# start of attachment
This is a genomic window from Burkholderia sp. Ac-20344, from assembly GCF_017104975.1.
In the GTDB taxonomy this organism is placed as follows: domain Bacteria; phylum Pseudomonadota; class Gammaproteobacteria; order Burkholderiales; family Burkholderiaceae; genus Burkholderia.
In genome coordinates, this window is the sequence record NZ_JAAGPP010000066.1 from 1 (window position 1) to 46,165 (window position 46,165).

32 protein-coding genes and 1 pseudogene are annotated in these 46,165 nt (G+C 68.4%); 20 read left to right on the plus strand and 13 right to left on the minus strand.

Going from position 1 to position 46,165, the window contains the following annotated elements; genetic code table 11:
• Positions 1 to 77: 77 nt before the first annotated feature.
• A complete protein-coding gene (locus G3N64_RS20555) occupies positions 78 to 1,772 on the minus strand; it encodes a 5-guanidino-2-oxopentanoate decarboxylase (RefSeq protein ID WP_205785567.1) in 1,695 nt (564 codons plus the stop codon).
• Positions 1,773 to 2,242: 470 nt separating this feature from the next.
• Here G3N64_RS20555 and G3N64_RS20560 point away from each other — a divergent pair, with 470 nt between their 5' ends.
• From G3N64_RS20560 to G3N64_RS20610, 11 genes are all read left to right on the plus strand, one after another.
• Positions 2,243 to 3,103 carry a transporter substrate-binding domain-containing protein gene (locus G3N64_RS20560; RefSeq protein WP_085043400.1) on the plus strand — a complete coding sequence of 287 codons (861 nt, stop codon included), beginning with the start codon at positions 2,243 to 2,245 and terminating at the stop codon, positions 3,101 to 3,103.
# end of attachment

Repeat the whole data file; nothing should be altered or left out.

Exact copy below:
This is a genomic window from Burkholderia sp. Ac-20344, from assembly GCF_017104975.1.
In the GTDB taxonomy this organism is placed as follows: domain Bacteria; phylum Pseudomonadota; class Gammaproteobacteria; order Burkholderiales; family Burkholderiaceae; genus Burkholderia.
In genome coordinates, this window is the sequence record NZ_JAAGPP010000066.1 from 1 (window position 1) to 46,165 (window position 46,165).

32 protein-coding genes and 1 pseudogene are annotated in these 46,165 nt (G+C 68.4%); 20 read left to right on the plus strand and 13 right to left on the minus strand.

Going from position 1 to position 46,165, the window contains the following annotated elements; genetic code table 11:
• Positions 1 to 77: 77 nt before the first annotated feature.
• A complete protein-coding gene (locus G3N64_RS20555) occupies positions 78 to 1,772 on the minus strand; it encodes a 5-guanidino-2-oxopentanoate decarboxylase (RefSeq protein ID WP_205785567.1) in 1,695 nt (564 codons plus the stop codon).
• Positions 1,773 to 2,242: 470 nt separating this feature from the next.
• Here G3N64_RS20555 and G3N64_RS20560 point away from each other — a divergent pair, with 470 nt between their 5' ends.
• From G3N64_RS20560 to G3N64_RS20610, 11 genes are all read left to right on the plus strand, one after another.
• Positions 2,243 to 3,103 carry a transporter substrate-binding domain-containing protein gene (locus G3N64_RS20560; RefSeq protein WP_085043400.1) on the plus strand — a complete coding sequence of 287 codons (861 nt, stop codon included), beginning with the start codon at positions 2,243 to 2,245 and terminating at the stop codon, positions 3,101 to 3,103.